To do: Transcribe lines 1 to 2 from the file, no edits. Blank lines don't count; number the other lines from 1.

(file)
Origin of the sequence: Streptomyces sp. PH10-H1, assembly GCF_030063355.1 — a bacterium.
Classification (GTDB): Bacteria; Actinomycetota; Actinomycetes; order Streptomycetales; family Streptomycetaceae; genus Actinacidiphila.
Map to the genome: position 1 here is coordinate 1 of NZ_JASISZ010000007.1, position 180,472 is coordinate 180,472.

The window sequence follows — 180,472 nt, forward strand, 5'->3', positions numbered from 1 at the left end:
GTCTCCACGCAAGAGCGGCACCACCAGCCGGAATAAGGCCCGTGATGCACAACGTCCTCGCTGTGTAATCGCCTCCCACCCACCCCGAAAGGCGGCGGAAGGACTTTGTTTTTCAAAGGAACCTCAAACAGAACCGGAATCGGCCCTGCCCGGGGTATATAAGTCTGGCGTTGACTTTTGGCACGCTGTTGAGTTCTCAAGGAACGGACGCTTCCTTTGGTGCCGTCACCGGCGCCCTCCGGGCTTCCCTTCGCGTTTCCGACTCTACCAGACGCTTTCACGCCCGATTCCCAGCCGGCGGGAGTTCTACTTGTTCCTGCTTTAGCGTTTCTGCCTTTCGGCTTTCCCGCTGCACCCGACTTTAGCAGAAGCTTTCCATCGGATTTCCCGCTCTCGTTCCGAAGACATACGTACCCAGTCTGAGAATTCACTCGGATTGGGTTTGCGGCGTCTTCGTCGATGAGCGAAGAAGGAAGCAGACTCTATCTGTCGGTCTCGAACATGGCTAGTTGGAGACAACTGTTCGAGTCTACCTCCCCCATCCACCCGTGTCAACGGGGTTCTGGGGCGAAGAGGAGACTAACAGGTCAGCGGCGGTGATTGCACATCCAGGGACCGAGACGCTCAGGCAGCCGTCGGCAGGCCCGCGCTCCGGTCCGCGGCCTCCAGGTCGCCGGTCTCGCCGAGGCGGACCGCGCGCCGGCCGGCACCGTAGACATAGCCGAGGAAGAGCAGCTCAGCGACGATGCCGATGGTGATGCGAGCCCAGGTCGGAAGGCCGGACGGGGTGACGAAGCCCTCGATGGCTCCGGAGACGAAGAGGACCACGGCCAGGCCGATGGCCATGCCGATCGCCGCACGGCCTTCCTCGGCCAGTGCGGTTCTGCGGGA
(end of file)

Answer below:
Origin of the sequence: Streptomyces sp. PH10-H1, assembly GCF_030063355.1 — a bacterium.
Classification (GTDB): Bacteria; Actinomycetota; Actinomycetes; order Streptomycetales; family Streptomycetaceae; genus Actinacidiphila.